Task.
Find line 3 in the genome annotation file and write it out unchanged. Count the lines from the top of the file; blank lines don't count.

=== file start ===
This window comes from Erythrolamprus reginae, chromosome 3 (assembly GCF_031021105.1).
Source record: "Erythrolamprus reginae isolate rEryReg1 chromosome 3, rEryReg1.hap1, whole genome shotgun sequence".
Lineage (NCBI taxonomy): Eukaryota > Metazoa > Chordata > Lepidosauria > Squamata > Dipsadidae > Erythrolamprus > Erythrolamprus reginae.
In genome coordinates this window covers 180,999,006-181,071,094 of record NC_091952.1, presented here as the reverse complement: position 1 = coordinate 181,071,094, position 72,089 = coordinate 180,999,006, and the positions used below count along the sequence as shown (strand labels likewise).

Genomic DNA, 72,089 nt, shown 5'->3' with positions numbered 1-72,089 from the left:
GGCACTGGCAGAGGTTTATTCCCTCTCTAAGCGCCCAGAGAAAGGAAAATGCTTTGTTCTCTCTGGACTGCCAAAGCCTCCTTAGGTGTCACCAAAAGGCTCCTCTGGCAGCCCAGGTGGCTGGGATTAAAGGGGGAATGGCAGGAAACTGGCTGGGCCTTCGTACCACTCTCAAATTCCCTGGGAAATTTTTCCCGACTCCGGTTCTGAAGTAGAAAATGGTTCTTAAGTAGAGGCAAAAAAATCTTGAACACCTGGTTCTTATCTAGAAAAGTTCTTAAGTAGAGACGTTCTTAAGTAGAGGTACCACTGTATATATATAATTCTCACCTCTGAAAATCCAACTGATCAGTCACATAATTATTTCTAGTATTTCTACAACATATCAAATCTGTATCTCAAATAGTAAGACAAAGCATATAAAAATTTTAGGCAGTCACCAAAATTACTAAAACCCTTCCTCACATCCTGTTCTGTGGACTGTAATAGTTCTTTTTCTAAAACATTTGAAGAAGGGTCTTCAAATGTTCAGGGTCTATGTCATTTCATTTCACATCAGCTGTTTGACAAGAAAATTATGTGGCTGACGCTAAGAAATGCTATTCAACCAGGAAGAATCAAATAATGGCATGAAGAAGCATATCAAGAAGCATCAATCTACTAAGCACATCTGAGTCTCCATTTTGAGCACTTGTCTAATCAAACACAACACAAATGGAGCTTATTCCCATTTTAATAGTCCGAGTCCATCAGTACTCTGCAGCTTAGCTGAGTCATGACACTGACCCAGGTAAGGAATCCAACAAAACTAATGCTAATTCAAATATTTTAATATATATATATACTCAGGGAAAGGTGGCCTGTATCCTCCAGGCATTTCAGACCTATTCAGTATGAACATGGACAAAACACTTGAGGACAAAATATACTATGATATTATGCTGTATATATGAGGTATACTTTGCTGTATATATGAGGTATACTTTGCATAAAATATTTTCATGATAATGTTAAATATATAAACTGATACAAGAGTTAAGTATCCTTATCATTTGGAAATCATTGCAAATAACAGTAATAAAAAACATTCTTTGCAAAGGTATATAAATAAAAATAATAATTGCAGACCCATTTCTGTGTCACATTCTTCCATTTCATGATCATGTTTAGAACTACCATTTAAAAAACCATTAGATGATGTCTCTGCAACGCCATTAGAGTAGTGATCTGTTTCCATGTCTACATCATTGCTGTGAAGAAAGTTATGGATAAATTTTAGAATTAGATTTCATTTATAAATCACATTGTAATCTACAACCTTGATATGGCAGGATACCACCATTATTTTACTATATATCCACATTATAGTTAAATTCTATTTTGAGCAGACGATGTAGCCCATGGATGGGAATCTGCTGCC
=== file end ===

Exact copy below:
Lineage (NCBI taxonomy): Eukaryota > Metazoa > Chordata > Lepidosauria > Squamata > Dipsadidae > Erythrolamprus > Erythrolamprus reginae.